During a traditional lineup, eyewitnesses are either shown six photographs of individuals at the same time (simultaneous lineup) or presented one picture at a time (sequential lineup). The paired comparison (PAR) method asks the eyewitness to choose the picture that is more similar to the culprit when shown two photographs at the same time. A technique called signal detection analysis is then used to reveal the structure of the witness’s recognition memory and eliminate unconscious bias.
Credit: Gepshtein et al., Nature Communications
Salk scientists devise a new lineup method to help eyewitnesses more accurately identify suspects
People wrongfully accused of a crime often wait years—if ever—to be exonerated. Many of these wrongfully accused cases stem from unreliable eyewitness testimony. Now, Salk scientists have identified a new way of presenting a lineup to an eyewitness that could improve the likelihood that the correct suspect is identified and reduce the number of innocent people sentenced to jail. Their report is published in Nature Communications on July 14, 2020.
“Misidentification by eyewitnesses is a long-standing problem in our society. Our new lineup method uncovers the structure of eyewitness memory, removes decision bias from the identification process, and quantifies performance of individual witnesses,” says Salk Professor Thomas D. Albright, co-corresponding author of the study. “This study is a great example of using laboratory science to bring about criminal justice reform.”
In the United States, nearly 70 percent of DNA exonerations are due to misidentifications by eyewitnesses, according to the Innocence Project. To overcome this societal problem, research has focused on factors that influence the likelihood that a witness will identify the correct person. One key factor is the way individuals are presented to the eyewitness during the lineup, according to Albright, who co-chaired a National Academy of Sciences committee to examine the validity of eyewitness identification. Albright, an expert in the fields of visual perception and recognition, taps into decades of research suggesting that people commonly misperceive visual events, and memories of those events are continuously augmented and deteriorate over time.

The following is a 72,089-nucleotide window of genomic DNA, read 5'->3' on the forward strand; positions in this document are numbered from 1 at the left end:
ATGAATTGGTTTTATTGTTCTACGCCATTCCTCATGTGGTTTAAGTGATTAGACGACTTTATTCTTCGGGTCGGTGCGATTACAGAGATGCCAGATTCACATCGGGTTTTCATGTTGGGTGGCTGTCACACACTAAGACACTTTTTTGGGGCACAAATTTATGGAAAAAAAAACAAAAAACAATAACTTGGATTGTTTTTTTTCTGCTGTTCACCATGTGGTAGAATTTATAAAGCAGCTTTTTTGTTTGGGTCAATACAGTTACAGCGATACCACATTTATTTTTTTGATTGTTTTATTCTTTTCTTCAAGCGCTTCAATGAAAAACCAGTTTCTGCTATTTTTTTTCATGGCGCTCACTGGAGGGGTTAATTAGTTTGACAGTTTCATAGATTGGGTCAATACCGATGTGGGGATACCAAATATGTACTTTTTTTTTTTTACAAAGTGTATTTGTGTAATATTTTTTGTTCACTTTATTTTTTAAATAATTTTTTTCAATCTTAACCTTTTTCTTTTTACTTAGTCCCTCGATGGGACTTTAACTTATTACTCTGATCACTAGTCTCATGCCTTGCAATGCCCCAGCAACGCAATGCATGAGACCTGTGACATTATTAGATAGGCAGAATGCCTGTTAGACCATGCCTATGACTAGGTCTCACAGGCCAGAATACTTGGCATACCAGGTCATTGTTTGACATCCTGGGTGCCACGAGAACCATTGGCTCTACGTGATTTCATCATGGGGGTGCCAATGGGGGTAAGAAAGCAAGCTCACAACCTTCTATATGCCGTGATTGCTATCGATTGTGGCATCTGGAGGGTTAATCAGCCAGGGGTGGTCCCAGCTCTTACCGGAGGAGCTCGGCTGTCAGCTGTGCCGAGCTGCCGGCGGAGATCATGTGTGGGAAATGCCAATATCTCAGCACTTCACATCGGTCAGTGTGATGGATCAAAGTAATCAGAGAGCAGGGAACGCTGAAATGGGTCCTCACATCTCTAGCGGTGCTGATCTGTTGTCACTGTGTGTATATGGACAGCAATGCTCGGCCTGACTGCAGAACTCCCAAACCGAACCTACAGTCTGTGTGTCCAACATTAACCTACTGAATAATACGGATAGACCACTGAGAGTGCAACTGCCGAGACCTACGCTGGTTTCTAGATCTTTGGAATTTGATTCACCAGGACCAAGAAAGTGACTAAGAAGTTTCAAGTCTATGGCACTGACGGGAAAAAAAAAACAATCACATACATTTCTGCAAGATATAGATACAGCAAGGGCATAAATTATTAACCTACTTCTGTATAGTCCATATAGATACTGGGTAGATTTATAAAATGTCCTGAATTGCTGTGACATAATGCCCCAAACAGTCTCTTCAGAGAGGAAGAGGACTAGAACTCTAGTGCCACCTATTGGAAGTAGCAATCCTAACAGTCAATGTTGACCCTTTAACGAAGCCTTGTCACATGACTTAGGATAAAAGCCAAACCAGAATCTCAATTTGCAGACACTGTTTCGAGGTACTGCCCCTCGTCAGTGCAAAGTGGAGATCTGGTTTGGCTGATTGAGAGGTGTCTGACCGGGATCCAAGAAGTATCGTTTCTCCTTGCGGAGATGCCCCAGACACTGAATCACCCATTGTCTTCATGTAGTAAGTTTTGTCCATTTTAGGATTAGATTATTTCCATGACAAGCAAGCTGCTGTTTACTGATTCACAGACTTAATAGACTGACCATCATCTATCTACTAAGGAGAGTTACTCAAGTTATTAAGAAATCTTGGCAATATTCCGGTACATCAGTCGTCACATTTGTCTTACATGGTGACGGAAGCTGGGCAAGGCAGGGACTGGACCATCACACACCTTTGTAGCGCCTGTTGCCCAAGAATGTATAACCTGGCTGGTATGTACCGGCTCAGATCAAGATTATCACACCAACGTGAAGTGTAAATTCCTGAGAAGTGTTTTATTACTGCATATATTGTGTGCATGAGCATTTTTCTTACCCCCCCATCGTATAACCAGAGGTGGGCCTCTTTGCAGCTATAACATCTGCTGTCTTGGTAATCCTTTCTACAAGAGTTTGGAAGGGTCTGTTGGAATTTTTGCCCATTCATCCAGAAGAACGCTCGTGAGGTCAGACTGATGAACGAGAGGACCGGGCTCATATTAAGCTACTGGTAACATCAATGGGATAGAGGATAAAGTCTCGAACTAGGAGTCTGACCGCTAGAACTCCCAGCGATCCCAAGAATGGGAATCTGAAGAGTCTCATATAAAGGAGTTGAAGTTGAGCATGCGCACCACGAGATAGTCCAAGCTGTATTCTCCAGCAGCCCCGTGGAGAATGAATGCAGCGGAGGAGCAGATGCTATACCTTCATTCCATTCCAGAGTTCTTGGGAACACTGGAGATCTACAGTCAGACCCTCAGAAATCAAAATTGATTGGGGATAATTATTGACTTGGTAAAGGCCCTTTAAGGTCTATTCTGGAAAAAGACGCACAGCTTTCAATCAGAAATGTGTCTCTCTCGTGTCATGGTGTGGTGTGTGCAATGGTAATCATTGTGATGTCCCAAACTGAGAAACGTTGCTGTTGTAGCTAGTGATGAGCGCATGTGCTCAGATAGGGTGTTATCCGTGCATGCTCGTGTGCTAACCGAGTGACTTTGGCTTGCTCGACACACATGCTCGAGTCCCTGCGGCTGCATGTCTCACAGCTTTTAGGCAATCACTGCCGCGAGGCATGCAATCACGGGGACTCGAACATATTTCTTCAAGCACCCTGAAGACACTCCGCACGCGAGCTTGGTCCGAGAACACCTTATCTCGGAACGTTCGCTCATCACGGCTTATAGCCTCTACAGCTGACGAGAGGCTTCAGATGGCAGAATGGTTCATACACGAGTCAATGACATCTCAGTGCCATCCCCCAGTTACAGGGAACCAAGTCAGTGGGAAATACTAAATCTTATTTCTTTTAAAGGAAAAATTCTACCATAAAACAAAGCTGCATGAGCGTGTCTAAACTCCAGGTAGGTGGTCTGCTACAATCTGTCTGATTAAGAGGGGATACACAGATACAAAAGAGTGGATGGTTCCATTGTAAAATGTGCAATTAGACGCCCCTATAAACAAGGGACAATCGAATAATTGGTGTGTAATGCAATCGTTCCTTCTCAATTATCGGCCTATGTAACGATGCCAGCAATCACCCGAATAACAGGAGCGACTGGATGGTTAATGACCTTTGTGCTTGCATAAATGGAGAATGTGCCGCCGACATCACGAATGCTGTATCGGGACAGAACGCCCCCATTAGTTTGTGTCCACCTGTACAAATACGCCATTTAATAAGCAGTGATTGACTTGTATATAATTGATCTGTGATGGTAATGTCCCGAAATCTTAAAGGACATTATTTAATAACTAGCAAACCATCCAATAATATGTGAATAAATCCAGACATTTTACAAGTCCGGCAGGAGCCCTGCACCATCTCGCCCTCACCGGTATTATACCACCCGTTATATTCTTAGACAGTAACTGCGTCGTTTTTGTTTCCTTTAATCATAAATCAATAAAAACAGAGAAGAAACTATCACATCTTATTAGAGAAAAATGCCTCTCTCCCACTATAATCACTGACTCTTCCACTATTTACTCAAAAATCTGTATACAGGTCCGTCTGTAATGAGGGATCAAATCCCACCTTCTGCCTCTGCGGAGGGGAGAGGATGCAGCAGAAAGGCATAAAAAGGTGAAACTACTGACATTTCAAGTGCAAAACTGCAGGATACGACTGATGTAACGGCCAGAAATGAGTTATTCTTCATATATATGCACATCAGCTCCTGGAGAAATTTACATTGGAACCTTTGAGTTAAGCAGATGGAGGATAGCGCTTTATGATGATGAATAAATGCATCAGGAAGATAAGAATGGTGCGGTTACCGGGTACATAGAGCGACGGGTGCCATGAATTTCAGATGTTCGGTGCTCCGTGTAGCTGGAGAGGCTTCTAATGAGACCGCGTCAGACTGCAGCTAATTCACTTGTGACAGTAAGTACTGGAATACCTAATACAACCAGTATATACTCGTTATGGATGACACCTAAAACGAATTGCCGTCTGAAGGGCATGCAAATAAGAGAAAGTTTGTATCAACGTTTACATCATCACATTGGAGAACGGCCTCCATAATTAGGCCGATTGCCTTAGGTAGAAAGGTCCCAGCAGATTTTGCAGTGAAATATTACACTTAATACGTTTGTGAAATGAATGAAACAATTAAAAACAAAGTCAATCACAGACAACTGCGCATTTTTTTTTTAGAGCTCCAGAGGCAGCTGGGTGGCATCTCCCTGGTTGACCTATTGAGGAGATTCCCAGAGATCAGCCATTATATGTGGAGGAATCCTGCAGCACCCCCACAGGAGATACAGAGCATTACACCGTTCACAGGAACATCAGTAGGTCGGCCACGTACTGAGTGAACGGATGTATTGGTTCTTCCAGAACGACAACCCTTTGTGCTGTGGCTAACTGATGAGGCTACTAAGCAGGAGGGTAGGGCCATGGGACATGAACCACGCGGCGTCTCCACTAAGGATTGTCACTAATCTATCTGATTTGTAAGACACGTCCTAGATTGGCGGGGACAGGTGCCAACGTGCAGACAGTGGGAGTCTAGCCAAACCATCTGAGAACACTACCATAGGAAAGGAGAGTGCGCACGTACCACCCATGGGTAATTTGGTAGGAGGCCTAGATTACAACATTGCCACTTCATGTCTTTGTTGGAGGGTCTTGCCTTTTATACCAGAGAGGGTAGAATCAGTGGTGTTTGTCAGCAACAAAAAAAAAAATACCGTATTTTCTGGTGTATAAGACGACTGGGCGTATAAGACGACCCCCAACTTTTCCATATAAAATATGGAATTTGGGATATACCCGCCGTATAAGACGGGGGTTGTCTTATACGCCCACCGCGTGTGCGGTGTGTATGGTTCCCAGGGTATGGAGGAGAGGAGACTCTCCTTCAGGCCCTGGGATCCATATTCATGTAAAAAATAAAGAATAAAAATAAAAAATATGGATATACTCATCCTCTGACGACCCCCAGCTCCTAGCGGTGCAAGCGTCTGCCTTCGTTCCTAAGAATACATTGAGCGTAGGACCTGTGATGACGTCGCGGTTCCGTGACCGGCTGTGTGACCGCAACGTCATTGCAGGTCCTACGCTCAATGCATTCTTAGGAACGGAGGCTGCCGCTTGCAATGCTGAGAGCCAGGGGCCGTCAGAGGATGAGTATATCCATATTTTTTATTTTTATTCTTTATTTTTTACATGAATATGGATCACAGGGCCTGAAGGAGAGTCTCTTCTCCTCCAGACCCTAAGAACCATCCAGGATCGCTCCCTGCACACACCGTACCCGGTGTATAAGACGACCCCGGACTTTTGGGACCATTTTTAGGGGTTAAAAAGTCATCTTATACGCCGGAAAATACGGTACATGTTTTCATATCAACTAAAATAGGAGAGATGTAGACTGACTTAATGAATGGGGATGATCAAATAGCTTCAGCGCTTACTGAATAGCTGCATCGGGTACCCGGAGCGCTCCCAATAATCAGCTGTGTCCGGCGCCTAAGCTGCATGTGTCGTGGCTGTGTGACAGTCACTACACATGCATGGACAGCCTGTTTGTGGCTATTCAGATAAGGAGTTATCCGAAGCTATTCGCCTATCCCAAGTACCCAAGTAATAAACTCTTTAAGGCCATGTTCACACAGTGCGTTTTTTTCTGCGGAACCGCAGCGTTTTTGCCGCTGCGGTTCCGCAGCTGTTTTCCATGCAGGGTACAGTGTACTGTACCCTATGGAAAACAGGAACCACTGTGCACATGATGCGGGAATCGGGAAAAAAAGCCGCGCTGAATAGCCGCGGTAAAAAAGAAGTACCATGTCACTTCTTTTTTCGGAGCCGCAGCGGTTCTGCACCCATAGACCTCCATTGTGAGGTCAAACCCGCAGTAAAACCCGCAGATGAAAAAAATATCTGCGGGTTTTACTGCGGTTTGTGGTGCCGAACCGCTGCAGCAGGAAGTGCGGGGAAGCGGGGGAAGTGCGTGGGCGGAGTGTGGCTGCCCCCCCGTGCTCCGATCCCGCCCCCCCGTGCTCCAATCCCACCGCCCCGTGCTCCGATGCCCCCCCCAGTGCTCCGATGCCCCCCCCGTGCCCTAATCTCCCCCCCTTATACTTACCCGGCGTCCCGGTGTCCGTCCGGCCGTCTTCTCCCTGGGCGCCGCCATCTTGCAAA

Currently, the two most common (or traditional) methods used by law enforcement are known as simultaneous and sequential lineups. In the simultaneous method the eyewitness views six photographs of individuals at the same time; in the sequential method the eyewitness views six photos, one at a time. The witness then either identifies a suspect or rejects the lineup if no face matches their memory of the crime scene.
The research team sought to create a new lineup method that would help estimate the strengths of memories for each face and eliminate unconscious biases that shape decisions without awareness.
“Traditional lineups just reveal the top choice—the tip of the iceberg. But the cause of the witness’s decision is ambiguous. It may reflect strong memory for the culprit, or it may mean that the witness was not very discerning,” says Albright. “Our new procedure overcomes that ambiguity by revealing the strength of recognition memory for all lineup faces.”
The scientists used a technique, called the method of paired comparisons, which works similar to how an optometrist gives an eye exam: Just like looking through pairs of lenses and stating which lens is clearer, the eyewitness is shown two photographs of individuals at a time and they choose the one that looks more similar to the person they remember from the crime scene. The procedure yields an estimate of the strength of recognition memory for each lineup face. Statistical analysis of these memory strengths then reveals the probability of correctly identifying the culprit.
“Our methods derive from a branch of science called sensory psychophysics,” says Staff Scientist Sergei Gepshtein, first and co-corresponding author of the paper, who founded and directs the Collaboratory for Adaptive Sensory Technologies at Salk. “Psychophysical tools are designed to reveal how properties of the physical world are ordered—or ‘scaled’—in the mind. Our approach allowed us to peek into the ‘black box’ and measure how lineup faces are organized in the witness’s memory in terms of their similarity to the culprit.”
The paired comparison method yields greater information about the identity of the culprit than previous methods. What is more, it offers an unprecedented quantitative index of certainty for individual eyewitnesses, which is what the judge and jury really need to know.
“The conduct of a lineup is just one application of our method,” says Gepshtein. “Another application is selection of lineup ‘fillers,’ which are faces of people known to be innocent. The fillers should not be too similar or too dissimilar to the suspect. Because the new method reveals the perceived similarity of faces, it can be used to optimize the choice of lineup fillers.”
The paired comparison lineup holds much promise as a research tool as well as a practical tool for investigation and prosecution of crimes. The authors hope that the new technique will soon be applied in real police casework, leading to more correct identifications and fewer wrongful convictions.
“Convictions should be based on science, not precedent,” says Albright.
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